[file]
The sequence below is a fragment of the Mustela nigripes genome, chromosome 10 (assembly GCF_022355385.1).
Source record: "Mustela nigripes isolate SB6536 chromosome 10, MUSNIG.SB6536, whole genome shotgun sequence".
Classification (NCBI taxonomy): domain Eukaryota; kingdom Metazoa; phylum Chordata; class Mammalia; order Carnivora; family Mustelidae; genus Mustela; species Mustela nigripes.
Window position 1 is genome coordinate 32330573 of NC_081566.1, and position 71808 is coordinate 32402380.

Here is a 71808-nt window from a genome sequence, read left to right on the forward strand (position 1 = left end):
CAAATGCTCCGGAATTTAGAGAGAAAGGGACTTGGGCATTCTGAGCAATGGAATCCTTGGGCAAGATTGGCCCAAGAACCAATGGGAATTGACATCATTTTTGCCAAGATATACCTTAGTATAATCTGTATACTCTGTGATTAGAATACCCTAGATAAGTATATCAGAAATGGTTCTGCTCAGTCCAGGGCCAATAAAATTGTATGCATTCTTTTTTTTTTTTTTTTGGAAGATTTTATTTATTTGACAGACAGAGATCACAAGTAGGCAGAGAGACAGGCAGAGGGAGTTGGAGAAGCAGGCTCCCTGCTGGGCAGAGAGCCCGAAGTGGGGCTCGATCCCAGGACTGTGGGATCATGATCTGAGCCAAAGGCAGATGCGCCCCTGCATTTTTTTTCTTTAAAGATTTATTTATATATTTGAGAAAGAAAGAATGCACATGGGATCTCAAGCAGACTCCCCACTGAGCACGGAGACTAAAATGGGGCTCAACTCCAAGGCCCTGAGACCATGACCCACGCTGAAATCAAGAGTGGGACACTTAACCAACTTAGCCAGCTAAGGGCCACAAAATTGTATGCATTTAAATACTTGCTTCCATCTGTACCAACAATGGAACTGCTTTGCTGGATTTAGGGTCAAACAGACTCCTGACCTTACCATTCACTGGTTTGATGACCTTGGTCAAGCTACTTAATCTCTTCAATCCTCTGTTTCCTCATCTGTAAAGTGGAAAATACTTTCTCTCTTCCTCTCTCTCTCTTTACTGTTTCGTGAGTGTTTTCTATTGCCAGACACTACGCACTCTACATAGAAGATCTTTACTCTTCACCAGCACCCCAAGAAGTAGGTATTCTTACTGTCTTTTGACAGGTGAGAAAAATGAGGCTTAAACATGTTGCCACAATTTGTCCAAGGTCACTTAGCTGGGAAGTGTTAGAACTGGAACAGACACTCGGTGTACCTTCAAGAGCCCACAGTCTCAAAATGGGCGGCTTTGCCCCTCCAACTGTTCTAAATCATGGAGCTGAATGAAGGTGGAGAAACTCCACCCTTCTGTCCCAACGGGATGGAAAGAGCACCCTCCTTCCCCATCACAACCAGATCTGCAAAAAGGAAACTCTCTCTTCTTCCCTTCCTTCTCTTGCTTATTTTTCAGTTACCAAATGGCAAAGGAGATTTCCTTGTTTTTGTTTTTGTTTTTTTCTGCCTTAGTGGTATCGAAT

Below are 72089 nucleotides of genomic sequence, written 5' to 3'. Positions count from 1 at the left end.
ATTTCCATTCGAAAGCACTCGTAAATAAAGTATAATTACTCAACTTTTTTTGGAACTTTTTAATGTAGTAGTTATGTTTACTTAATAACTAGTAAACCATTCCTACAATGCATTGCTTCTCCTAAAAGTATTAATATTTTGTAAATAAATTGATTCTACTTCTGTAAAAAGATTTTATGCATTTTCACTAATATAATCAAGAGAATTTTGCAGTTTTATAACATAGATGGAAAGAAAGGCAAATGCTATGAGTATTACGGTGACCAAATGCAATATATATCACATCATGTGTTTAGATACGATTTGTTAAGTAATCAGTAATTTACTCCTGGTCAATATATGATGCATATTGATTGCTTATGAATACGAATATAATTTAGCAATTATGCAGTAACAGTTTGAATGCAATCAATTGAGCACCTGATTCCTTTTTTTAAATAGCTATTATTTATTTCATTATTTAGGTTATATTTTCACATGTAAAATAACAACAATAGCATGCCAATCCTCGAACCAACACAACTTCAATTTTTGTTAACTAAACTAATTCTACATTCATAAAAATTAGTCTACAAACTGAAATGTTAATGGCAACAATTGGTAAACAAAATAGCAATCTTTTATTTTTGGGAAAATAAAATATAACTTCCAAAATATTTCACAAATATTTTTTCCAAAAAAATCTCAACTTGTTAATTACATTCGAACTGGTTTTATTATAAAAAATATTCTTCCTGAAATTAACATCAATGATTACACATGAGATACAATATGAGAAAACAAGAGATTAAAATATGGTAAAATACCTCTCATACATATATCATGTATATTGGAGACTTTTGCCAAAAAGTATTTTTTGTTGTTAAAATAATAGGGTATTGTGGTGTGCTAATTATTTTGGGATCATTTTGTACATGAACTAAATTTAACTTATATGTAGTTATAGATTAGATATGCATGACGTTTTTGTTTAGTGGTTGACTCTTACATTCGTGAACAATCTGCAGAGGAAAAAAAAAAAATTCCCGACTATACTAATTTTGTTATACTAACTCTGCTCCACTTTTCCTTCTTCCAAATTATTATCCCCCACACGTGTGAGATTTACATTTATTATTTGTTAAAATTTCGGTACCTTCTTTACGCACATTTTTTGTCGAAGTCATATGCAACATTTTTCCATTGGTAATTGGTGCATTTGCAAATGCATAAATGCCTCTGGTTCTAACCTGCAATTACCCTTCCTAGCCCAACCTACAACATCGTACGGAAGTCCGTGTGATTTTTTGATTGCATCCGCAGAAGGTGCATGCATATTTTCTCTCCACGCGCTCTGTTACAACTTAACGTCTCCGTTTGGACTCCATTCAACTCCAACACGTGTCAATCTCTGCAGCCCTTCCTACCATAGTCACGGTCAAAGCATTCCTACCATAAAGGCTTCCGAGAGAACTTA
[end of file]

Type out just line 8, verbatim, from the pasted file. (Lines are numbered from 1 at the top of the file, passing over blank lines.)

ATTTCCATTCGAAAGCACTCGTAAATAAAGTATAATTACTCAACTTTTTTTGGAACTTTTTAATGTAGTAGTTATGTTTACTTAATAACTAGTAAACCATTCCTACAATGCATTGCTTCTCCTAAAAGTATTAATATTTTGTAAATAAATTGATTCTACTTCTGTAAAAAGATTTTATGCATTTTCACTAATATAATCAAGAGAATTTTGCAGTTTTATAACATAGATGGAAAGAAAGGCAAATGCTATGAGTATTACGGTGACCAAATGCAATATATATCACATCATGTGTTTAGATACGATTTGTTAAGTAATCAGTAATTTACTCCTGGTCAATATATGATGCATATTGATTGCTTATGAATACGAATATAATTTAGCAATTATGCAGTAACAGTTTGAATGCAATCAATTGAGCACCTGATTCCTTTTTTTAAATAGCTATTATTTATTTCATTATTTAGGTTATATTTTCACATGTAAAATAACAACAATAGCATGCCAATCCTCGAACCAACACAACTTCAATTTTTGTTAACTAAACTAATTCTACATTCATAAAAATTAGTCTACAAACTGAAATGTTAATGGCAACAATTGGTAAACAAAATAGCAATCTTTTATTTTTGGGAAAATAAAATATAACTTCCAAAATATTTCACAAATATTTTTTCCAAAAAAATCTCAACTTGTTAATTACATTCGAACTGGTTTTATTATAAAAAATATTCTTCCTGAAATTAACATCAATGATTACACATGAGATACAATATGAGAAAACAAGAGATTAAAATATGGTAAAATACCTCTCATACATATATCATGTATATTGGAGACTTTTGCCAAAAAGTATTTTTTGTTGTTAAAATAATAGGGTATTGTGGTGTGCTAATTATTTTGGGATCATTTTGTACATGAACTAAATTTAACTTATATGTAGTTATAGATTAGATATGCATGACGTTTTTGTTTAGTGGTTGACTCTTACATTCGTGAACAATCTGCAGAGGAAAAAAAAAAAATTCCCGACTATACTAATTTTGTTATACTAACTCTGCTCCACTTTTCCTTCTTCCAAATTATTATCCCCCACACGTGTGAGATTTACATTTATTATTTGTTAAAATTTCGGTACCTTCTTTACGCACATTTTTTGTCGAAGTCATATGCAACATTTTTCCATTGGTAATTGGTGCATTTGCAAATGCATAAATGCCTCTGGTTCTAACCTGCAATTACCCTTCCTAGCCCAACCTACAACATCGTACGGAAGTCCGTGTGATTTTTTGATTGCATCCGCAGAAGGTGCATGCATATTTTCTCTCCACGCGCTCTGTTACAACTTAACGTCTCCGTTTGGACTCCATTCAACTCCAACACGTGTCAATCTCTGCAGCCCTTCCTACCATAGTCACGGTCAAAGCATTCCTACCATAAAGGCTTCCGAGAGAACTTA